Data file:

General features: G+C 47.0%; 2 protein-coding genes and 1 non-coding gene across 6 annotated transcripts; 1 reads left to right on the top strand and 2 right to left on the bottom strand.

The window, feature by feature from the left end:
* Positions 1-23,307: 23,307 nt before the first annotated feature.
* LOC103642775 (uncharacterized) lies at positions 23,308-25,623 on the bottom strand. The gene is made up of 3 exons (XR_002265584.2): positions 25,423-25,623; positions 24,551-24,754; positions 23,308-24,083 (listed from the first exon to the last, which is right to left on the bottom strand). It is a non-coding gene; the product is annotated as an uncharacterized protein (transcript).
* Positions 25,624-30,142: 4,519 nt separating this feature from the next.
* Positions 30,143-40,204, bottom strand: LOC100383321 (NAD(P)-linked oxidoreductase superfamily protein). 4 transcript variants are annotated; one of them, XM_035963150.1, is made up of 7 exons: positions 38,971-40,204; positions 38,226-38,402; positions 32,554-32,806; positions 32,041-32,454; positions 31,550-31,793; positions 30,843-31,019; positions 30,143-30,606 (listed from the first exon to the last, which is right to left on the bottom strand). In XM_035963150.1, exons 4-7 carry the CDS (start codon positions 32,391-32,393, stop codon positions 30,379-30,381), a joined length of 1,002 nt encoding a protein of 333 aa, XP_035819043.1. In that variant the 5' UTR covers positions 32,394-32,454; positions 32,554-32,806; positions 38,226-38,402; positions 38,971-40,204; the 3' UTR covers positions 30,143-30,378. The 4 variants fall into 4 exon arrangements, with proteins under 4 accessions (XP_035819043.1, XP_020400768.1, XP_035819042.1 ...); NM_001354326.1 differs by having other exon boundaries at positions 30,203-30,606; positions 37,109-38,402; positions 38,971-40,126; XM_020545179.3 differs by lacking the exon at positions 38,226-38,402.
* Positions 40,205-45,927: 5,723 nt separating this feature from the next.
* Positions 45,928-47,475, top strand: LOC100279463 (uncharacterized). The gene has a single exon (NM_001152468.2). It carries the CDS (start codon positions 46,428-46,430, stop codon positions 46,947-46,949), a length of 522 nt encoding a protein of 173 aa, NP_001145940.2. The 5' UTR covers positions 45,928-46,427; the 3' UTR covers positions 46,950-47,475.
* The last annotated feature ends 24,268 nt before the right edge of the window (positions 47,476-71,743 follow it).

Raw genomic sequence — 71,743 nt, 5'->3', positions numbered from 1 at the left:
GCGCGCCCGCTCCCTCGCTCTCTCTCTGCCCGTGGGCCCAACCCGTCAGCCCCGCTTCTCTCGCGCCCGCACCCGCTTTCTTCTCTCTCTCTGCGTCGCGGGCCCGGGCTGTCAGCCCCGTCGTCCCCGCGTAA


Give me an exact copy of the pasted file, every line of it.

General features: G+C 47.0%; 2 protein-coding genes and 1 non-coding gene across 6 annotated transcripts; 1 reads left to right on the top strand and 2 right to left on the bottom strand.

The window, feature by feature from the left end:
* Positions 1-23,307: 23,307 nt before the first annotated feature.
* LOC103642775 (uncharacterized) lies at positions 23,308-25,623 on the bottom strand. The gene is made up of 3 exons (XR_002265584.2): positions 25,423-25,623; positions 24,551-24,754; positions 23,308-24,083 (listed from the first exon to the last, which is right to left on the bottom strand). It is a non-coding gene; the product is annotated as an uncharacterized protein (transcript).
* Positions 25,624-30,142: 4,519 nt separating this feature from the next.
* Positions 30,143-40,204, bottom strand: LOC100383321 (NAD(P)-linked oxidoreductase superfamily protein). 4 transcript variants are annotated; one of them, XM_035963150.1, is made up of 7 exons: positions 38,971-40,204; positions 38,226-38,402; positions 32,554-32,806; positions 32,041-32,454; positions 31,550-31,793; positions 30,843-31,019; positions 30,143-30,606 (listed from the first exon to the last, which is right to left on the bottom strand). In XM_035963150.1, exons 4-7 carry the CDS (start codon positions 32,391-32,393, stop codon positions 30,379-30,381), a joined length of 1,002 nt encoding a protein of 333 aa, XP_035819043.1. In that variant the 5' UTR covers positions 32,394-32,454; positions 32,554-32,806; positions 38,226-38,402; positions 38,971-40,204; the 3' UTR covers positions 30,143-30,378. The 4 variants fall into 4 exon arrangements, with proteins under 4 accessions (XP_035819043.1, XP_020400768.1, XP_035819042.1 ...); NM_001354326.1 differs by having other exon boundaries at positions 30,203-30,606; positions 37,109-38,402; positions 38,971-40,126; XM_020545179.3 differs by lacking the exon at positions 38,226-38,402.
* Positions 40,205-45,927: 5,723 nt separating this feature from the next.
* Positions 45,928-47,475, top strand: LOC100279463 (uncharacterized). The gene has a single exon (NM_001152468.2). It carries the CDS (start codon positions 46,428-46,430, stop codon positions 46,947-46,949), a length of 522 nt encoding a protein of 173 aa, NP_001145940.2. The 5' UTR covers positions 45,928-46,427; the 3' UTR covers positions 46,950-47,475.
* The last annotated feature ends 24,268 nt before the right edge of the window (positions 47,476-71,743 follow it).

Raw genomic sequence — 71,743 nt, 5'->3', positions numbered from 1 at the left:
GCGCGCCCGCTCCCTCGCTCTCTCTCTGCCCGTGGGCCCAACCCGTCAGCCCCGCTTCTCTCGCGCCCGCACCCGCTTTCTTCTCTCTCTCTGCGTCGCGGGCCCGGGCTGTCAGCCCCGTCGTCCCCGCGTAA